UK GOVERNMENT ORDERS THE CLOSURE OF CASINOS
The government also announced a series of measures to financially support any of the affected businesses and their staff
UK.- The UK Government changed its mind about Coronavirus after the increased of infected people and ordered quarantine for the next three weeks. The measures taken by Prime Minister Boris Johnson include the closure of all casinos, betting shops and bingo venues to combat the spread of Covid-19.
The facilities must remain closed until further notice, with the government to review the situation every 28 days as the global coronavirus pandemic continues. Also, restaurants, cafes, pubs, bars, cinemas, theatres, nightclubs, gyms, leisure centres and museums were closed.
According to IGB, the government also announced a series of measures to financially support any of the affected businesses and their staff. Chancellor Sunak set out details of the Coronavirus Job Retention Scheme, which he said has been designed to help protect people’s jobs affected by the enforced closures.
If a business chooses to retain a worker during the period of closure, new government grants will cover 80% of their salary up to a total of £2,500 a month, which is above the median income for the UK. Employers can also choose top up these salaries further if they wish to.
“That means workers in any part of the UK can retain their job, even if their employer cannot afford to pay them, and be paid at least 80% of their salary,” Sunak said.
“The Coronavirus Job Retention Scheme will cover the cost of wages backdated to March 1st and will be open initially for at least three months – and I will extend the scheme for longer if necessary,” he added.
BY Ad Miral
MPs in the United Kingdom are urging online gambling firms to set a temporary cap on all bets to £50 per day. They hope this measure would limit the risk of bettors who have little else to do.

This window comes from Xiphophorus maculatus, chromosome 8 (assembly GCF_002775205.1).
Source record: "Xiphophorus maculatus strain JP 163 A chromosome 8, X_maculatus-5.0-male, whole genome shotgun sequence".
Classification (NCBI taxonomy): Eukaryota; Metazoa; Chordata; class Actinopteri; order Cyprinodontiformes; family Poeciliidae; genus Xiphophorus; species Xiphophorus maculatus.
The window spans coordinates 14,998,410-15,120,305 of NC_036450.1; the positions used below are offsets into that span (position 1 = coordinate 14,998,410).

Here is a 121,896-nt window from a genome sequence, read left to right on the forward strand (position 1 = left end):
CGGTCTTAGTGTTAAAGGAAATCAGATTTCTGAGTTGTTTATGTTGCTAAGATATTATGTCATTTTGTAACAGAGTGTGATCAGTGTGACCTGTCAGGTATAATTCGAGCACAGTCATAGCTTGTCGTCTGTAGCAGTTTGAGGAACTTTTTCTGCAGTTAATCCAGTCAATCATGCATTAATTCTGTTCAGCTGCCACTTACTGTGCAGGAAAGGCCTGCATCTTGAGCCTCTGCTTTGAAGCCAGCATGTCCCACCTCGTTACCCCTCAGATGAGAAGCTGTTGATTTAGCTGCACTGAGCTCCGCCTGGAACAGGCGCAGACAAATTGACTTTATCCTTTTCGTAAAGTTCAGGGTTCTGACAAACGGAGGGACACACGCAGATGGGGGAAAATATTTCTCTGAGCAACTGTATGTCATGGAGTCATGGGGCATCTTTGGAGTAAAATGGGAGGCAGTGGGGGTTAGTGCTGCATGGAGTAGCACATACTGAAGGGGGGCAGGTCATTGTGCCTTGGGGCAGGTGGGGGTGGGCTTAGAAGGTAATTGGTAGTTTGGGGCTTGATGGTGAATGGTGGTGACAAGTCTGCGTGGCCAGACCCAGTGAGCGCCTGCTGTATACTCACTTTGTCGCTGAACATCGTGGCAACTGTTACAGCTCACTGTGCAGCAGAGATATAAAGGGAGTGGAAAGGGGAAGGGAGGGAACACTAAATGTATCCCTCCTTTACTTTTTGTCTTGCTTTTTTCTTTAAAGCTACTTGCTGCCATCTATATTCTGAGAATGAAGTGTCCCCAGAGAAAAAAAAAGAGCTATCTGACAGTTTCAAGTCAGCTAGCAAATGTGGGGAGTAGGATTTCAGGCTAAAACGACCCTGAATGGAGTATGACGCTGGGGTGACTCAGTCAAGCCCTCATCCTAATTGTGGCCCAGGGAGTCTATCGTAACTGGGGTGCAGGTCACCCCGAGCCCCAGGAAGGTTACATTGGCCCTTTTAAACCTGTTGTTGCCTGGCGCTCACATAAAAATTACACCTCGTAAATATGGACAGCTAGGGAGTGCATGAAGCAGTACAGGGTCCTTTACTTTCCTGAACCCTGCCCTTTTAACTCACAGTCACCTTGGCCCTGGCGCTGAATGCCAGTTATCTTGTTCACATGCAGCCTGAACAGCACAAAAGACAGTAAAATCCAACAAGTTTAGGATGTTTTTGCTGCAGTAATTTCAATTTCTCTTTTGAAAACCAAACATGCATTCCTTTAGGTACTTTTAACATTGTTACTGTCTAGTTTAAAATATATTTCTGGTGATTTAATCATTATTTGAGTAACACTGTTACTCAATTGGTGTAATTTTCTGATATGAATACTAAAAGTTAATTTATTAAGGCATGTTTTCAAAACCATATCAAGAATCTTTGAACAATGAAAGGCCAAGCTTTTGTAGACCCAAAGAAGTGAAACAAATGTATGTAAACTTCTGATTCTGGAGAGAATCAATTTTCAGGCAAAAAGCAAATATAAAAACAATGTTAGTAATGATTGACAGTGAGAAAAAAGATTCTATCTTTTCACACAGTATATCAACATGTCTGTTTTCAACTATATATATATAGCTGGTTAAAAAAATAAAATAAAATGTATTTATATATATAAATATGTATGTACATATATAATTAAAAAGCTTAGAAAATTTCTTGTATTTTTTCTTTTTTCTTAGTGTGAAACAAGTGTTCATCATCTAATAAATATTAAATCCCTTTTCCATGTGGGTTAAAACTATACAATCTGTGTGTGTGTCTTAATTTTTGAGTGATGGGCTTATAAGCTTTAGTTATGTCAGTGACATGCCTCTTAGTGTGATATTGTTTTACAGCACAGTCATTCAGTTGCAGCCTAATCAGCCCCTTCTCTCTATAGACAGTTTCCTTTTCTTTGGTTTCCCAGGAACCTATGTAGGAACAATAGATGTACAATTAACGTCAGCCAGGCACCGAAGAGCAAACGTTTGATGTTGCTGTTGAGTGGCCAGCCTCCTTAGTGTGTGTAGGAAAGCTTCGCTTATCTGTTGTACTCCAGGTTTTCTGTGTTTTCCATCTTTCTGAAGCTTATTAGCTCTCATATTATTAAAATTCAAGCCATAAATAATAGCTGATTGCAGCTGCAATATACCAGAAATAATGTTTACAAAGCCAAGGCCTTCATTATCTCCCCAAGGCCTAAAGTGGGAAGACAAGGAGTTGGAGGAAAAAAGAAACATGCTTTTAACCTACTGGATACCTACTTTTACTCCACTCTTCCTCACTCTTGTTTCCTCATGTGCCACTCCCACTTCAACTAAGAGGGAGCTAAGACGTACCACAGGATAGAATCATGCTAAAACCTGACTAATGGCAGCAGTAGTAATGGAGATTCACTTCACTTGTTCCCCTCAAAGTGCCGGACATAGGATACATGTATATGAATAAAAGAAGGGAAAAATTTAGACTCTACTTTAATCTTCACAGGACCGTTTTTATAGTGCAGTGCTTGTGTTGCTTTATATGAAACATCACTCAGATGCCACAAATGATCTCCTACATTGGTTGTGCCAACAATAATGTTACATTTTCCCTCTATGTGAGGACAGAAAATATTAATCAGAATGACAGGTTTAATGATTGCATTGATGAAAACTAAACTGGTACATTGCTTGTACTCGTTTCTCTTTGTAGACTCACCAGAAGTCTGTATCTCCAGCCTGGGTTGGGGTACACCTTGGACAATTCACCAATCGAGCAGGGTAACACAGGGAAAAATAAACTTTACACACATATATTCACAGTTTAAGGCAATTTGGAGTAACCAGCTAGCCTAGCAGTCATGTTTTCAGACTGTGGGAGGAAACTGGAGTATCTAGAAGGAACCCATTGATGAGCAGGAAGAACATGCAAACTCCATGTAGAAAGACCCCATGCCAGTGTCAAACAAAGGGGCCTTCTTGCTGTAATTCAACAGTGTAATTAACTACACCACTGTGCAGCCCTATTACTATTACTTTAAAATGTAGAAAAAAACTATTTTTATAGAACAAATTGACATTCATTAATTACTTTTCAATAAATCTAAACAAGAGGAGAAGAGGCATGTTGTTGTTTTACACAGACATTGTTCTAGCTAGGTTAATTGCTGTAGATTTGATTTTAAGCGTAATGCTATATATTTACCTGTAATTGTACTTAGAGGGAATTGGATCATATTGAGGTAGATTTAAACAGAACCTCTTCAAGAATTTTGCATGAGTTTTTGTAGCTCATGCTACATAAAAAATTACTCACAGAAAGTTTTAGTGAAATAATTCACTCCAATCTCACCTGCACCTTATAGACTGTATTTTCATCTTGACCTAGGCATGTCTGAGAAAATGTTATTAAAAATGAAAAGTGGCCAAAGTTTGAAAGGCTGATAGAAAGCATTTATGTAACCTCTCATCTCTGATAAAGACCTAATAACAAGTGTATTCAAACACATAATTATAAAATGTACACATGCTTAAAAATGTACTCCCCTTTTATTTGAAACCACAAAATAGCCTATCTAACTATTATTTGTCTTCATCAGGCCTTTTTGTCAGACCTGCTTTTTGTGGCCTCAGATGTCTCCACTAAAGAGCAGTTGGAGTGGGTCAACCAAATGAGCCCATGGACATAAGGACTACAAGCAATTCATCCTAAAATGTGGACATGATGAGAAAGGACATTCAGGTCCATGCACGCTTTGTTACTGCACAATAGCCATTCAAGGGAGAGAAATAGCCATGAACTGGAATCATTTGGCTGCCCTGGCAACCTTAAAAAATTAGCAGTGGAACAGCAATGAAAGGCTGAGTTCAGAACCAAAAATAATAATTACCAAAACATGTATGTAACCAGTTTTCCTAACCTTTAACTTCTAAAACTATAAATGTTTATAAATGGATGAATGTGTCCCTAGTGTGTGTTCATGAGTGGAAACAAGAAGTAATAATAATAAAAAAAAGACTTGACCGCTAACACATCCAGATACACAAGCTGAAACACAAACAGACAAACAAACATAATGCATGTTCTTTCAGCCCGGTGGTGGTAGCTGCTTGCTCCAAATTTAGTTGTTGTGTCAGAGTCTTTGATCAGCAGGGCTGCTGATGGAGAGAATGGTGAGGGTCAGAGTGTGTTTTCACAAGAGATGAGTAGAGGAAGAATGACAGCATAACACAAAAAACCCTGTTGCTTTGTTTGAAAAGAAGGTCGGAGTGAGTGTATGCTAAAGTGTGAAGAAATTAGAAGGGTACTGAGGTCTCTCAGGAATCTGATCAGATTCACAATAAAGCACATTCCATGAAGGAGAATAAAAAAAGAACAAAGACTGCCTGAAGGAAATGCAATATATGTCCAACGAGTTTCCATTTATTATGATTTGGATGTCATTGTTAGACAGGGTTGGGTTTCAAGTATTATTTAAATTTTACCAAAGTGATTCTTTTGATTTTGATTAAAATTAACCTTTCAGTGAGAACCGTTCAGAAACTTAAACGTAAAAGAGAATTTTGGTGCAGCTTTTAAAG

sWith major sports and racing events, such as the Premier League and Grand National, suspended at the moment due to the coronavirus, many gambling companies are promoting international and obscure sporting events, computer-generated “virtual” sports, and online casino games. A senior manager at William Hill sent an internal email advising staff to “talk to your customers about what other things they can bet on – table tennis and Japanese baseball are proving very popular.”
32Red has been encouraging customers to participate more in their online casino games. Betway and MansionBet have been promoting “virtual” events, where customers can place wagers on computer-generated football matches.
This is causing concern among lawmakers. MPs of a cross-party group have expressed their concern to the Betting & Gaming Council (BGC) about the impact that these kinds of gambling offers may have. Labour’s Carolyn Harris, the Conservatives’ Iain Duncan Smith and SNP MP Ronnie Cowan explained in the statement, “We are deeply concerned that as we go deeper into this crisis, more and more people will turn to online gambling as a distraction.”
To try to reduce the risk, they made a proposal to the trade body. “If the industry were to self-impose a daily limit of £50 … it would be a clear demonstration that the industry is willing to act responsibly and do what they can to protect society and peoples’ finances, at this dreadful time.”
Matt Gaskell, clinical lead for the NHS northern gambling clinics, spoke of these concerns, pointing out that “The industry continues to do all it can to increase profits, keep gamblers immersed and in continual play, at the expense of people’s lives.”
However, it may be difficult to stop these businesses from using these enticements, apart from creating a new set of laws. With the United Kingdom ordering the closure of all betting shops and casinos to try to deter the spread of the COVID-19 virus, these businesses must promote other parts of their business if they are to keep revenue coming in. If they don’t, international operators will.